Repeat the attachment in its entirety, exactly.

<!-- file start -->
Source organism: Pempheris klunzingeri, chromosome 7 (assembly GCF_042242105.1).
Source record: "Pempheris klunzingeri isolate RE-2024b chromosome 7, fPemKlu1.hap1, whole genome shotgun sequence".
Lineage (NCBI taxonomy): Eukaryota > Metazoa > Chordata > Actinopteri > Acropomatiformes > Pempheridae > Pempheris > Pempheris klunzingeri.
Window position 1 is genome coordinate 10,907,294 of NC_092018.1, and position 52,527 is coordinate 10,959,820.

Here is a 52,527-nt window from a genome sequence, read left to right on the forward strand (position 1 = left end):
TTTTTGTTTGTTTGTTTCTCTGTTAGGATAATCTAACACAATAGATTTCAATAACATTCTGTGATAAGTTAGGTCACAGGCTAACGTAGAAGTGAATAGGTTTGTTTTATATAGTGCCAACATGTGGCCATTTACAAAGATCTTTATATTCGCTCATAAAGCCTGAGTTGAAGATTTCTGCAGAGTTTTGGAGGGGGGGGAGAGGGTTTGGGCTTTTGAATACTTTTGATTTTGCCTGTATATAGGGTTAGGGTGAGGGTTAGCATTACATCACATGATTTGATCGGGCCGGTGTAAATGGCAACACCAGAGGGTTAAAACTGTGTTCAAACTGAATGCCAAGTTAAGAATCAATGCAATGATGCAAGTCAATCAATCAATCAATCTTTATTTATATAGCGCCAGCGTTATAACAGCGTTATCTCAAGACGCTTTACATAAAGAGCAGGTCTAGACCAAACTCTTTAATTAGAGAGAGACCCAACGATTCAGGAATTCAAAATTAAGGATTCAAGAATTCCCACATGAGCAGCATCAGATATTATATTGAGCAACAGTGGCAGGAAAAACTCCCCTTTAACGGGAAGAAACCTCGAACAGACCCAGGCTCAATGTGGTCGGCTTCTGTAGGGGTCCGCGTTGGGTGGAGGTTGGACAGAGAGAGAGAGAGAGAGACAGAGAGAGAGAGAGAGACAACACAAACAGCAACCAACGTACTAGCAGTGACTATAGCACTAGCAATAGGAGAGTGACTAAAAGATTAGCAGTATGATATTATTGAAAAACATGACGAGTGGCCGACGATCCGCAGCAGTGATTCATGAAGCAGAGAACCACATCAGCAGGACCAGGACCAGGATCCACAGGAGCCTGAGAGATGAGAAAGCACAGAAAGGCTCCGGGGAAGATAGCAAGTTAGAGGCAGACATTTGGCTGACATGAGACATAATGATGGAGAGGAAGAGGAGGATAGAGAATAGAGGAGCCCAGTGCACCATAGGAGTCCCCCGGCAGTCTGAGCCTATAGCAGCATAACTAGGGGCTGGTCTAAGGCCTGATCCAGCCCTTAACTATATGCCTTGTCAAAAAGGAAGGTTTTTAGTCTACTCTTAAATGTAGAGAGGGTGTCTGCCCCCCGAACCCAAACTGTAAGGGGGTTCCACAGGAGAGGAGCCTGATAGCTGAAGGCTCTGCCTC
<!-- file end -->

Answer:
Source organism: Pempheris klunzingeri, chromosome 7 (assembly GCF_042242105.1).
Source record: "Pempheris klunzingeri isolate RE-2024b chromosome 7, fPemKlu1.hap1, whole genome shotgun sequence".
Lineage (NCBI taxonomy): Eukaryota > Metazoa > Chordata > Actinopteri > Acropomatiformes > Pempheridae > Pempheris > Pempheris klunzingeri.
Window position 1 is genome coordinate 10,907,294 of NC_092018.1, and position 52,527 is coordinate 10,959,820.

Here is a 52,527-nt window from a genome sequence, read left to right on the forward strand (position 1 = left end):
TTTTTGTTTGTTTGTTTCTCTGTTAGGATAATCTAACACAATAGATTTCAATAACATTCTGTGATAAGTTAGGTCACAGGCTAACGTAGAAGTGAATAGGTTTGTTTTATATAGTGCCAACATGTGGCCATTTACAAAGATCTTTATATTCGCTCATAAAGCCTGAGTTGAAGATTTCTGCAGAGTTTTGGAGGGGGGGGAGAGGGTTTGGGCTTTTGAATACTTTTGATTTTGCCTGTATATAGGGTTAGGGTGAGGGTTAGCATTACATCACATGATTTGATCGGGCCGGTGTAAATGGCAACACCAGAGGGTTAAAACTGTGTTCAAACTGAATGCCAAGTTAAGAATCAATGCAATGATGCAAGTCAATCAATCAATCAATCTTTATTTATATAGCGCCAGCGTTATAACAGCGTTATCTCAAGACGCTTTACATAAAGAGCAGGTCTAGACCAAACTCTTTAATTAGAGAGAGACCCAACGATTCAGGAATTCAAAATTAAGGATTCAAGAATTCCCACATGAGCAGCATCAGATATTATATTGAGCAACAGTGGCAGGAAAAACTCCCCTTTAACGGGAAGAAACCTCGAACAGACCCAGGCTCAATGTGGTCGGCTTCTGTAGGGGTCCGCGTTGGGTGGAGGTTGGACAGAGAGAGAGAGAGAGAGACAGAGAGAGAGAGAGAGACAACACAAACAGCAACCAACGTACTAGCAGTGACTATAGCACTAGCAATAGGAGAGTGACTAAAAGATTAGCAGTATGATATTATTGAAAAACATGACGAGTGGCCGACGATCCGCAGCAGTGATTCATGAAGCAGAGAACCACATCAGCAGGACCAGGACCAGGATCCACAGGAGCCTGAGAGATGAGAAAGCACAGAAAGGCTCCGGGGAAGATAGCAAGTTAGAGGCAGACATTTGGCTGACATGAGACATAATGATGGAGAGGAAGAGGAGGATAGAGAATAGAGGAGCCCAGTGCACCATAGGAGTCCCCCGGCAGTCTGAGCCTATAGCAGCATAACTAGGGGCTGGTCTAAGGCCTGATCCAGCCCTTAACTATATGCCTTGTCAAAAAGGAAGGTTTTTAGTCTACTCTTAAATGTAGAGAGGGTGTCTGCCCCCCGAACCCAAACTGTAAGGGGGTTCCACAGGAGAGGAGCCTGATAGCTGAAGGCTCTGCCTC